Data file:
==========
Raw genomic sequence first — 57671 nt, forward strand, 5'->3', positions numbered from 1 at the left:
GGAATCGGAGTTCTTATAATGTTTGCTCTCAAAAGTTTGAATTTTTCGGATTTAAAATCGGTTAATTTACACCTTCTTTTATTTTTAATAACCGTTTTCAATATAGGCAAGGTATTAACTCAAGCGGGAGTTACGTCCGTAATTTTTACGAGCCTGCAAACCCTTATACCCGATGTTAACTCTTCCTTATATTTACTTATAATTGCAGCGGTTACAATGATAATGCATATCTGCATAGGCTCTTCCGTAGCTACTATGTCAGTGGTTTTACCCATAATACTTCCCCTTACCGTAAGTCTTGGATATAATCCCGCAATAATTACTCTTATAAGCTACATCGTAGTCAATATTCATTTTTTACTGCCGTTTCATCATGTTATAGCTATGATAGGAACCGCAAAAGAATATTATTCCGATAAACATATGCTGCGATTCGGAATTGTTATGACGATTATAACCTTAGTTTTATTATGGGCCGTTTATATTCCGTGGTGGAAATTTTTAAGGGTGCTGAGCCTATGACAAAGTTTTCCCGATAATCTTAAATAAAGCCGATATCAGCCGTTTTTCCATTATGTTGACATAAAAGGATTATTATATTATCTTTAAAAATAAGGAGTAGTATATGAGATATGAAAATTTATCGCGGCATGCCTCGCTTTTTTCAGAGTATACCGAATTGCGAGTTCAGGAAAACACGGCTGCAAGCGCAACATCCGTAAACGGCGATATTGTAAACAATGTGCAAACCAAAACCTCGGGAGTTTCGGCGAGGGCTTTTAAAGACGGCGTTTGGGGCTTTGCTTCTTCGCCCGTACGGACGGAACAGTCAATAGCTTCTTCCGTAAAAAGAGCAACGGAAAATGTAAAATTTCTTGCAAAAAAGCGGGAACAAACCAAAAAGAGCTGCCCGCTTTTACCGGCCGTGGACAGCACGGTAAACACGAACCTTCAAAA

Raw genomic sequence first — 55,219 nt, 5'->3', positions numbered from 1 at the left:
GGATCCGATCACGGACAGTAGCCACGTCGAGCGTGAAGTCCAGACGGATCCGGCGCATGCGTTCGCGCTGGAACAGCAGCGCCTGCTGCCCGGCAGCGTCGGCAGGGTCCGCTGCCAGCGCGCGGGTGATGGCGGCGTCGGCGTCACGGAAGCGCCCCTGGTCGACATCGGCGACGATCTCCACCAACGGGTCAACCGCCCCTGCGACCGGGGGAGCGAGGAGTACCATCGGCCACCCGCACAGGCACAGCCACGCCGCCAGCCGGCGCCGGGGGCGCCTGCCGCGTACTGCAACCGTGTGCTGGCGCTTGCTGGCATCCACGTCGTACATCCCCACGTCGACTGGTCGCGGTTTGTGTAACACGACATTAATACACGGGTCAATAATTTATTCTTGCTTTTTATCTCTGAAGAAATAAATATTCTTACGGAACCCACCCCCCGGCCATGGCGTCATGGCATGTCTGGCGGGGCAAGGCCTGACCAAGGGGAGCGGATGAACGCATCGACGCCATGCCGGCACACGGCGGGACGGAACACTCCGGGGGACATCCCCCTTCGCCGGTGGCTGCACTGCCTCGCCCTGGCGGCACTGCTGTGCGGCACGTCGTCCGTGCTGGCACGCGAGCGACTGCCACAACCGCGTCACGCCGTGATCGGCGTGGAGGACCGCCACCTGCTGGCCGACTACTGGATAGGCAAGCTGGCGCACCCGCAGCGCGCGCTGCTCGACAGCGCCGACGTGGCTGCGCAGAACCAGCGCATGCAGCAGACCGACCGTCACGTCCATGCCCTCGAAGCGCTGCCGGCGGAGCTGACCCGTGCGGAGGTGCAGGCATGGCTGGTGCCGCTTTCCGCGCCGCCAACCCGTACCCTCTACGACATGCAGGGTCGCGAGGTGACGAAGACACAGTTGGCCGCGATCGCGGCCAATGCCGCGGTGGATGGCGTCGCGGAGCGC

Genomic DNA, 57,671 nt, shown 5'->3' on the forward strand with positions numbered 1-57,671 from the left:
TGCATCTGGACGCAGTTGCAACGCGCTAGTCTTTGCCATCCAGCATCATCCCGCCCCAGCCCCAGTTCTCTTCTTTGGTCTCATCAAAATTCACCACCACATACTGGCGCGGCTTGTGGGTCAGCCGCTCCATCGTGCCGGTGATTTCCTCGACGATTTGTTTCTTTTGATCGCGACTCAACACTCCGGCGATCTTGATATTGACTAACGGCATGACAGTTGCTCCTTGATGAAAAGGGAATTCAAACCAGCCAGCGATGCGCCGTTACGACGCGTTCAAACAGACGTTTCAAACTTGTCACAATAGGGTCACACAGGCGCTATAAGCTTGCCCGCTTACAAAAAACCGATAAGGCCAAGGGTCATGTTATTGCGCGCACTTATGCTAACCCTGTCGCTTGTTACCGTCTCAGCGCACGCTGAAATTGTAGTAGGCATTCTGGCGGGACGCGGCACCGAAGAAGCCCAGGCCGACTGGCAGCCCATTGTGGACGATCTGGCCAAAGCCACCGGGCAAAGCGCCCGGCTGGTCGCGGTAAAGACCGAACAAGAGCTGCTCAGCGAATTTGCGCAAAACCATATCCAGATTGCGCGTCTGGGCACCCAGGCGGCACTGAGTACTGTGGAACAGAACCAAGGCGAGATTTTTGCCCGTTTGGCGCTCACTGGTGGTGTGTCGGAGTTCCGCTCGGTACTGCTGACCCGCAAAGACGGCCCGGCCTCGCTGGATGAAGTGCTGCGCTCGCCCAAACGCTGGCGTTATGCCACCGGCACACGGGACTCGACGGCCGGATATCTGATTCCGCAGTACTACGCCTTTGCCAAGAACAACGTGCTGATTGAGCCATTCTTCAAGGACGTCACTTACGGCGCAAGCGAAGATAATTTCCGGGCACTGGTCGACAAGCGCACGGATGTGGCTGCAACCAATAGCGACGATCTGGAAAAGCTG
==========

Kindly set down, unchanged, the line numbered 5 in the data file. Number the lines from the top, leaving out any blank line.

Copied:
Genomic DNA, 57,671 nt, shown 5'->3' on the forward strand with positions numbered 1-57,671 from the left: